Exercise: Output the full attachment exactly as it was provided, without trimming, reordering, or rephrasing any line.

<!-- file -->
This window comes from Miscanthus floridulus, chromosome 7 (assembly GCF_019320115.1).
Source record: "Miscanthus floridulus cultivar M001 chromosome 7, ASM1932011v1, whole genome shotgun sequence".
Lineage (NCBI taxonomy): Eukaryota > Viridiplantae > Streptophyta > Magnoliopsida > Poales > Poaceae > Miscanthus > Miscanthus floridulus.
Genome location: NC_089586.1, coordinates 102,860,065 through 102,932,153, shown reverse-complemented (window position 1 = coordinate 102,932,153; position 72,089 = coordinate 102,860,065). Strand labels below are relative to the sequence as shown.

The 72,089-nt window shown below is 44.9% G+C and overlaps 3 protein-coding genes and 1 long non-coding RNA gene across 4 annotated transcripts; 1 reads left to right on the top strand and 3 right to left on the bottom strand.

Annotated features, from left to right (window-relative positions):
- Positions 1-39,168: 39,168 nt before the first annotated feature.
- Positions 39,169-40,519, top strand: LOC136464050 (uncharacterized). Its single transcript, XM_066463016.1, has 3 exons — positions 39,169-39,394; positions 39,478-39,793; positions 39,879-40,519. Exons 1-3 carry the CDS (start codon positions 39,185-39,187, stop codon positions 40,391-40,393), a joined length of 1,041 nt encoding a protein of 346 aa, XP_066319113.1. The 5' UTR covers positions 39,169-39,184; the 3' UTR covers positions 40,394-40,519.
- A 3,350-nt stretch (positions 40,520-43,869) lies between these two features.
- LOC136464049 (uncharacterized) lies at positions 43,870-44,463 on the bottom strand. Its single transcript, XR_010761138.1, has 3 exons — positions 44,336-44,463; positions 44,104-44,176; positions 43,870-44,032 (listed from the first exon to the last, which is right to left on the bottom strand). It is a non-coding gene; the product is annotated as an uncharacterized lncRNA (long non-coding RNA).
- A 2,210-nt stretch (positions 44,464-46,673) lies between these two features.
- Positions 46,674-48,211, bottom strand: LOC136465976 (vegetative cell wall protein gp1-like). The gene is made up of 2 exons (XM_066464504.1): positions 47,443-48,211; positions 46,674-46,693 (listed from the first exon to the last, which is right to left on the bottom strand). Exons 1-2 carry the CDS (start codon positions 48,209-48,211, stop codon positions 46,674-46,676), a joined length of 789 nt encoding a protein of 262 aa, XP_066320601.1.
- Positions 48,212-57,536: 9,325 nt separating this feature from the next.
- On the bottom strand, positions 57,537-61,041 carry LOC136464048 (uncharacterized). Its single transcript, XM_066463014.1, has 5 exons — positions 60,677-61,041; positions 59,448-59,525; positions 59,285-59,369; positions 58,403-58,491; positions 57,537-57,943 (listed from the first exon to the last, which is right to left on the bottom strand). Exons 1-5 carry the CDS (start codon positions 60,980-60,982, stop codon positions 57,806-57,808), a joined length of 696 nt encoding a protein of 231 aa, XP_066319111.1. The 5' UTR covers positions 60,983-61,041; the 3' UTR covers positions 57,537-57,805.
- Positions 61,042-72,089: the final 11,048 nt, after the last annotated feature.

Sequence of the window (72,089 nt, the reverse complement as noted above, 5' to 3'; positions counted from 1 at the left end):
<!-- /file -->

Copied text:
This window comes from Miscanthus floridulus, chromosome 7 (assembly GCF_019320115.1).
Source record: "Miscanthus floridulus cultivar M001 chromosome 7, ASM1932011v1, whole genome shotgun sequence".
Lineage (NCBI taxonomy): Eukaryota > Viridiplantae > Streptophyta > Magnoliopsida > Poales > Poaceae > Miscanthus > Miscanthus floridulus.
Genome location: NC_089586.1, coordinates 102,860,065 through 102,932,153, shown reverse-complemented (window position 1 = coordinate 102,932,153; position 72,089 = coordinate 102,860,065). Strand labels below are relative to the sequence as shown.

The 72,089-nt window shown below is 44.9% G+C and overlaps 3 protein-coding genes and 1 long non-coding RNA gene across 4 annotated transcripts; 1 reads left to right on the top strand and 3 right to left on the bottom strand.

Annotated features, from left to right (window-relative positions):
- Positions 1-39,168: 39,168 nt before the first annotated feature.
- Positions 39,169-40,519, top strand: LOC136464050 (uncharacterized). Its single transcript, XM_066463016.1, has 3 exons — positions 39,169-39,394; positions 39,478-39,793; positions 39,879-40,519. Exons 1-3 carry the CDS (start codon positions 39,185-39,187, stop codon positions 40,391-40,393), a joined length of 1,041 nt encoding a protein of 346 aa, XP_066319113.1. The 5' UTR covers positions 39,169-39,184; the 3' UTR covers positions 40,394-40,519.
- A 3,350-nt stretch (positions 40,520-43,869) lies between these two features.
- LOC136464049 (uncharacterized) lies at positions 43,870-44,463 on the bottom strand. Its single transcript, XR_010761138.1, has 3 exons — positions 44,336-44,463; positions 44,104-44,176; positions 43,870-44,032 (listed from the first exon to the last, which is right to left on the bottom strand). It is a non-coding gene; the product is annotated as an uncharacterized lncRNA (long non-coding RNA).
- A 2,210-nt stretch (positions 44,464-46,673) lies between these two features.
- Positions 46,674-48,211, bottom strand: LOC136465976 (vegetative cell wall protein gp1-like). The gene is made up of 2 exons (XM_066464504.1): positions 47,443-48,211; positions 46,674-46,693 (listed from the first exon to the last, which is right to left on the bottom strand). Exons 1-2 carry the CDS (start codon positions 48,209-48,211, stop codon positions 46,674-46,676), a joined length of 789 nt encoding a protein of 262 aa, XP_066320601.1.
- Positions 48,212-57,536: 9,325 nt separating this feature from the next.
- On the bottom strand, positions 57,537-61,041 carry LOC136464048 (uncharacterized). Its single transcript, XM_066463014.1, has 5 exons — positions 60,677-61,041; positions 59,448-59,525; positions 59,285-59,369; positions 58,403-58,491; positions 57,537-57,943 (listed from the first exon to the last, which is right to left on the bottom strand). Exons 1-5 carry the CDS (start codon positions 60,980-60,982, stop codon positions 57,806-57,808), a joined length of 696 nt encoding a protein of 231 aa, XP_066319111.1. The 5' UTR covers positions 60,983-61,041; the 3' UTR covers positions 57,537-57,805.
- Positions 61,042-72,089: the final 11,048 nt, after the last annotated feature.

Sequence of the window (72,089 nt, the reverse complement as noted above, 5' to 3'; positions counted from 1 at the left end):